Facebook Must Pay $500 Million in Oculus Copyright Infringement Suit

Facebook's virtual-reality subsidiary and two of its founders have been hit them with a $500 million bill for violating the intellectual property rights of video-game maker ZeniMax Media. The verdict, which was reached Wednesday in a Dallas federal court, represents about one-fourth of the $2 billion that Facebook paid two years ago to buy Oculus, a developer of virtual-reality gear and software.

The jury concluded that Oculus and co-founders Palmer Luckey and Brendan Iribe violated the terms of a non-disclosure agreement. The jury also found Oculus liable on charges related to false designation and copyright infringement. Oculus vowed to appeal the decision.

ZeniMax, a video game publisher, sued the social network in 2014 in U.S. District Court in Dallas shortly after Facebook bought headset maker Oculus VR for $2 billion. In the lawsuit, ZeniMax alleged that a former employee, John Carmack, who later became Oculus VR’s chief technology officer, helped build his new employer’s device using knowledge he gained at ZeniMax.

"While we regret we had to litigate in order to vindicate our rights, it was necessary to take a stand against companies that engage in illegal activity in their desire to get control of new, valuable technology," ZeniMax said in a statement.

ZeniMax's lawsuit became higher profile last month when Facebook CEO Mark Zuckerberg, one of the world's richest men, came to testify. During his appearance, Zuckerberg denied that Oculus had stolen any of its technology from ZeniMax and revealed that buying Oculus cost Facebook more than just the initial $2 billion acquisition price. He said Facebook also agreed to pay $1 billion to retain and motivate Oculus workers.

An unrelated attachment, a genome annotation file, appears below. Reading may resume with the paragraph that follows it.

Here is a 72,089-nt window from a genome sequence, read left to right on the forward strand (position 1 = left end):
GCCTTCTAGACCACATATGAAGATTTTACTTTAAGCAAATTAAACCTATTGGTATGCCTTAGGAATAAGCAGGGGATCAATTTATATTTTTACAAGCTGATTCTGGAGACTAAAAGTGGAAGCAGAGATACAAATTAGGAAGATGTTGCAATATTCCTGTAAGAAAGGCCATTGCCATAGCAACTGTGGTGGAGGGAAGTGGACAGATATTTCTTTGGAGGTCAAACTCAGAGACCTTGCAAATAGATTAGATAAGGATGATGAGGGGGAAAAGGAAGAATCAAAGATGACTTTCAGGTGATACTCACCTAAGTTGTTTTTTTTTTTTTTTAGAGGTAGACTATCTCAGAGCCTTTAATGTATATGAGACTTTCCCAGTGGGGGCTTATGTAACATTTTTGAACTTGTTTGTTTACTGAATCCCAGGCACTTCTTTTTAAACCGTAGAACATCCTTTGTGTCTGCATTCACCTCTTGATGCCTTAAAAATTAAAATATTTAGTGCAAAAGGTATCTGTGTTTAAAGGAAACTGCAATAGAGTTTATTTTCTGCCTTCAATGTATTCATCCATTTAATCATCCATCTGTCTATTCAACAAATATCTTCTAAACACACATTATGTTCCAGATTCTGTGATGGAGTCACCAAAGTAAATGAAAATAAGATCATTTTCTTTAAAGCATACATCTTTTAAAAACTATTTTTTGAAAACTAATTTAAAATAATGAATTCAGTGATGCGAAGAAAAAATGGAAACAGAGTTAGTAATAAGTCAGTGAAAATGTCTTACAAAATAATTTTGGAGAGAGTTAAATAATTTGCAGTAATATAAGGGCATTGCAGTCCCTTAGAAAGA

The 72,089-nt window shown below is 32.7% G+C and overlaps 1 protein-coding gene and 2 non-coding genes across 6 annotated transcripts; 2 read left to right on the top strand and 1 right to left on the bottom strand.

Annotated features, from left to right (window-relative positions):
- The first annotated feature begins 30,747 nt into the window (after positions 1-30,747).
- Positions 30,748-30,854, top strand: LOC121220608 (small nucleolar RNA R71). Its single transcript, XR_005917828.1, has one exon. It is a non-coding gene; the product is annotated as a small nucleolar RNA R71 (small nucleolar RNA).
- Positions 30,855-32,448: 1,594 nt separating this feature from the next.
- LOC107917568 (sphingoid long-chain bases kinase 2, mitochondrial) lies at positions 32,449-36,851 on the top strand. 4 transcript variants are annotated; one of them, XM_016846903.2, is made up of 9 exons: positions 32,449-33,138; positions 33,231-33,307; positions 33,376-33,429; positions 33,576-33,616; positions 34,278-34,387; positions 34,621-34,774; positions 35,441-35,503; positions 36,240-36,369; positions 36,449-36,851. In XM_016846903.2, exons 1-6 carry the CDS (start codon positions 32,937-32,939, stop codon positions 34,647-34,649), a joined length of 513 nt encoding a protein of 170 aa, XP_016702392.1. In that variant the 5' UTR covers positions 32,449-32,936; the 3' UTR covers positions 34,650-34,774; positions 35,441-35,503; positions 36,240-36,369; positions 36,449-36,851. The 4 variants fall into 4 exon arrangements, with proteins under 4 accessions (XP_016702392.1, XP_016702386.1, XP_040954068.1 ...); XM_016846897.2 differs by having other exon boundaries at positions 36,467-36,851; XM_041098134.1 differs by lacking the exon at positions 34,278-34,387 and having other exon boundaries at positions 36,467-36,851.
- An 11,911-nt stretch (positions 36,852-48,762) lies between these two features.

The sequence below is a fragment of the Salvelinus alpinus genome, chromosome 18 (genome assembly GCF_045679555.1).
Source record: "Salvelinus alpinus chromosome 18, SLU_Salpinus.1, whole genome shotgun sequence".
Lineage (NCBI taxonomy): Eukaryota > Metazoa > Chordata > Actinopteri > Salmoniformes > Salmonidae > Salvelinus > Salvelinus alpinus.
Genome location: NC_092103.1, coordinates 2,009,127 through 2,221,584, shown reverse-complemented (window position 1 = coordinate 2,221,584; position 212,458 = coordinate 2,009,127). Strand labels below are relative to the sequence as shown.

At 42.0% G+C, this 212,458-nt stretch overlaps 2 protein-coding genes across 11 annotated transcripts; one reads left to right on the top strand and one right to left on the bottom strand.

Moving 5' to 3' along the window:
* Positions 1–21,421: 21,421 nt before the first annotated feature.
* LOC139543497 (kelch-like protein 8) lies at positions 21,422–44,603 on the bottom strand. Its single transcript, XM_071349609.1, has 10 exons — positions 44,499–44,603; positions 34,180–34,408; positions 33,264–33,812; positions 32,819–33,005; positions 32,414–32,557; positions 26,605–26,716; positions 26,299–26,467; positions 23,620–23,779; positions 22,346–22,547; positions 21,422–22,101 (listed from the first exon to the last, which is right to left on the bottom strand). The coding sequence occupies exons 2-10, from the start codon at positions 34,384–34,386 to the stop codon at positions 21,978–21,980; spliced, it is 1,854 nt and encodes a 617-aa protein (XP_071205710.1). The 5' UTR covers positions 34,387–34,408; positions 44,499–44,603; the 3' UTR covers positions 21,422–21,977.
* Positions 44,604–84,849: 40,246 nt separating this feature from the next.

The ZeniMax case could further raise the cost of the Oculus acquisition. Oculus is on the hook for $300 million in damages. Iribe is responsible for $150 million, and Luckey is saddled with the remaining $50 million.

In a statement, Oculus said it was pleased that the jury rejected allegations that it stole trade secrets from ZeniMax. The jury instead found violations of copyrights, trademark and contractual laws. Had Oculus lost on all the issues raised in ZeniMax's allegations, it could have been slapped with $2 billion in damages.

"Oculus products are built with Oculus technology," the company said. "Our commitment to the long-term success of VR remains the same, and the entire team will continue the work they've done since day one."